Features | Partner Sites | Information | LinkXpress
Sign In
JIB
GLOBETECH PUBLISHING
GLOBETECH PUBLISHING

Data Mining HeData Mining Helps Detect Adverse Drug Reactions

By BiotechDaily International staff writers
Posted on 18 Jun 2013
A new study suggests that information held in electronic medical records (EMRs) can validate previously reported adverse drug reactions (ADRs) and report new ones.

Researchers at the New Jersey Institute of Technology (NJIT; Newark, USA) examined 12 years of EMR data from Vanderbilt University Medical Center (VUMC; Nashville, TN, USA; www.mc.vanderbilt.edu) and reviewed retrospective medication orders and inpatient laboratory results documented in the EMR to identify ADRs. The researchers then assessed the relative merits of six pharmacovigilance measures used in spontaneous reporting systems: proportional reporting ratio (PRR), reporting OR (ROR), Yule's Q (YULE), the CHI-squared test, Bayesian confidence propagation neural networks (BCPNN), and a gamma Poisson shrinker (GPS).

The researchers then systematically evaluated the six methods on two independently constructed reference standard datasets of drug-event pairs. The first was the Yoon et al dataset, containing 470 drug-event pairs (10 drugs and 47 laboratory abnormalities). The second dataset was created using the VUMC EMRs, containing 378 drug-event pairs (9 drugs and 42 laboratory abnormalities). After evaluation, CHI, ROR, PRR, and YULE all had the same F score (62%). When the reference standard of Yoon et al was used, ROR had the best F score of 68%, with 77% precision and 61% recall. The study was published in the May 2013 issue of the Journal of American Medical Informatics Association.

“Medication safety requires that each drug be monitored throughout its market life as early detection of adverse drug reactions can lead to alerts that prevent patient harm,” said lead author computer scientist Mei Liu, PhD. “EMRs have created an unprecedented resource for observational studies since they contain not only detailed patient information, but also large amounts of longitudinal clinical data.”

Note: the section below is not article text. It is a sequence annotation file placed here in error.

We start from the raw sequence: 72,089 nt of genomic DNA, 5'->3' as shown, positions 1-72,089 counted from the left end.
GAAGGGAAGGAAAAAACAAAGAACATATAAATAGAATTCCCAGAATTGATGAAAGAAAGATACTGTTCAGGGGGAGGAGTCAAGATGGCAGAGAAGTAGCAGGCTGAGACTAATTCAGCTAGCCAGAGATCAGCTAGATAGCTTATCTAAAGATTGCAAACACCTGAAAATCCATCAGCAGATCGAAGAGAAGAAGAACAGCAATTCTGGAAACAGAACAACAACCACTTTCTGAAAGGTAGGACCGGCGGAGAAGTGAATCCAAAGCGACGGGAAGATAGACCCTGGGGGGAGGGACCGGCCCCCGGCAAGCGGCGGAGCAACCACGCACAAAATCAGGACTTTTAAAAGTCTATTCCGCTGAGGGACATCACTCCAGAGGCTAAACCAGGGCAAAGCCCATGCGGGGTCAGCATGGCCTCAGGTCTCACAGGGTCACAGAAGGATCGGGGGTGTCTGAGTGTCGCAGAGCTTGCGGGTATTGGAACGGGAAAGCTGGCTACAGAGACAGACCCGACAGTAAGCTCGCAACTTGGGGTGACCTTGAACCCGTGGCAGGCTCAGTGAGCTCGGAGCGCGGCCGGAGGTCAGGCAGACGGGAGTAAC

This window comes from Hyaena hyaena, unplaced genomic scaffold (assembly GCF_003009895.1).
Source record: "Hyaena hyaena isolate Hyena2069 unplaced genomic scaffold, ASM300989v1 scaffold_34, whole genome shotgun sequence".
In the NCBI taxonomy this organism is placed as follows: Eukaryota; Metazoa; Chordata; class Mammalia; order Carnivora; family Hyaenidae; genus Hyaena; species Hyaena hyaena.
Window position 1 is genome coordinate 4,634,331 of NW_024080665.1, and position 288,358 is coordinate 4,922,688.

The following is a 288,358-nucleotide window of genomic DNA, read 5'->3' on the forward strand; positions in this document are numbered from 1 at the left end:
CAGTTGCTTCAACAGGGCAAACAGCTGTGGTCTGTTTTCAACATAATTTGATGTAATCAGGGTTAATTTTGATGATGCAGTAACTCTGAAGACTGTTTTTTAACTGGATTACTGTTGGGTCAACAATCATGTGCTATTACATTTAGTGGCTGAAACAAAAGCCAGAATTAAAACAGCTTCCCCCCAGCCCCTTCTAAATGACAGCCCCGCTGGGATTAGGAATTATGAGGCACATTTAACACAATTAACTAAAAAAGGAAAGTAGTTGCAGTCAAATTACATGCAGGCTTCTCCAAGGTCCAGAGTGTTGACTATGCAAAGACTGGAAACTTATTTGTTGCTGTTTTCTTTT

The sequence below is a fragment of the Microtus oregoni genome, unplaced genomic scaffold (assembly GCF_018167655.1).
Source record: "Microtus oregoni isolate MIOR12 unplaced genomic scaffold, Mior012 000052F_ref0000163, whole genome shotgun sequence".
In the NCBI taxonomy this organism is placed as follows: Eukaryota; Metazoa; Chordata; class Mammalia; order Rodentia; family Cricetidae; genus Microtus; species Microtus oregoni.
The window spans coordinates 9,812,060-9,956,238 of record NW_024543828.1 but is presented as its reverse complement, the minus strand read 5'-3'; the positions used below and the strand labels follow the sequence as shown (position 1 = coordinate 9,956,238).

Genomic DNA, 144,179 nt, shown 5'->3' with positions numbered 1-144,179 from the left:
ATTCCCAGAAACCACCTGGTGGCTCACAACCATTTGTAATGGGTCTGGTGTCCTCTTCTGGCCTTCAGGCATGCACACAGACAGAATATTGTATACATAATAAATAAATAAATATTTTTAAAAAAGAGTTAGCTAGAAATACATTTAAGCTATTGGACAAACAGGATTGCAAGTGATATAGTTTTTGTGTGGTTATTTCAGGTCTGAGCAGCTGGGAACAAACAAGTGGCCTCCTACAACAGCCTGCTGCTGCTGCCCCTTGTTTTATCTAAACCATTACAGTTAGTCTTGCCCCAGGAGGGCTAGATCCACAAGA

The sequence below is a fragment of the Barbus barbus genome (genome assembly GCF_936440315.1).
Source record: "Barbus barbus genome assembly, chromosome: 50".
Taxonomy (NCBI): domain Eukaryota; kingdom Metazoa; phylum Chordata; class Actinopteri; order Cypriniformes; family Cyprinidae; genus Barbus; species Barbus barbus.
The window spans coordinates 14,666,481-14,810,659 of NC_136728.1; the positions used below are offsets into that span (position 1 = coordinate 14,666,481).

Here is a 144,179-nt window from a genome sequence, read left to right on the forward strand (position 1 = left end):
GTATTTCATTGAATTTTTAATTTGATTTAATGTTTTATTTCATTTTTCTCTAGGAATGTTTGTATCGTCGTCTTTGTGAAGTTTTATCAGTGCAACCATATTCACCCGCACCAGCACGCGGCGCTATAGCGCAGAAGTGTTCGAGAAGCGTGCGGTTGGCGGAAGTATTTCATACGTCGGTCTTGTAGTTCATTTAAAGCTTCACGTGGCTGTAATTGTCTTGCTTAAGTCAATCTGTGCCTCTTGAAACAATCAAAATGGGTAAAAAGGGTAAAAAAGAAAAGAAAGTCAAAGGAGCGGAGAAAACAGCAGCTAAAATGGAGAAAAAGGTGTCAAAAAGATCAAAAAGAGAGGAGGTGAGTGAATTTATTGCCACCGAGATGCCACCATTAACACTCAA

Pharmacovigilance is the pharmacological science relating to the collection, detection, assessment, monitoring, and prevention of ADRs, which are defined as any response to a drug, which is noxious and unintended, including lack of efficacy, which occurs at doses normally used for the prophylaxis, diagnosis, or therapy of disease, or for the modification of physiological function. ADRs are one of the major causes for failure in drug development, and severe ADRs that go undetected until the postmarketing phase of a drug often lead to patient morbidity, as exemplified by numerous drug withdrawals.

Related Links:

New Jersey Institute of Technology



comments powered by Disqus

Channels

Genomics/Proteomics

view channel
Image: A scheme for the generation of induced pluripotent stem cells (IPSC). (1) Isolate and culture donor cells. (2) Transfect stem cell-associated genes into the cells by viral vectors. Red cells indicate the cells expressing the exogenous genes. (3)  Harvest and culture the cells using mitotically inactivated feeder cells. (4) A small subset of the transfected cells forms iPSC cell colonies (Photo courtesy of Wikimedia Commons).

Innovative Technique Produces More Reliable Pluripotent Stem Cells

A recent paper described a more reliable way to induce the formation of pluripotent stem cells (iPSCs) from adult cells in a mouse model. Reliable high-quality iPSCs are needed for the development of... Read more

Drug Discovery

view channel
Image: S-649266 has more robust antibacterial activity than established antibiotics against multidrug-resistant bacteria (Photo courtesy of Shionogi).

Novel Antibiotic Shows Potential for Broad Range of Infections

The emergence of bacterial resistance to known antibacterial agents is becoming a major challenge in treating the infection caused by multi drug resistant (MDR) bacteria. In order to treat bacterial... Read more

Business

view channel

Collaboration of Mayo Clinic and IBM Cognitive Computer Devised to Improve Clinical Trial Research

The Mayo Clinic (Rochester, MN, USA) and IBM (Armonk, NY, USA) recently announced plans to pilot Watson, the IBM cognitive computer, to match patients more rapidly with suitable clinical trials. A proof-of-concept phase is currently ongoing, with the intent to introduce it into clinical use in early 2015.... Read more
 
Copyright © 2000-2014 Globetech Media. All rights reserved.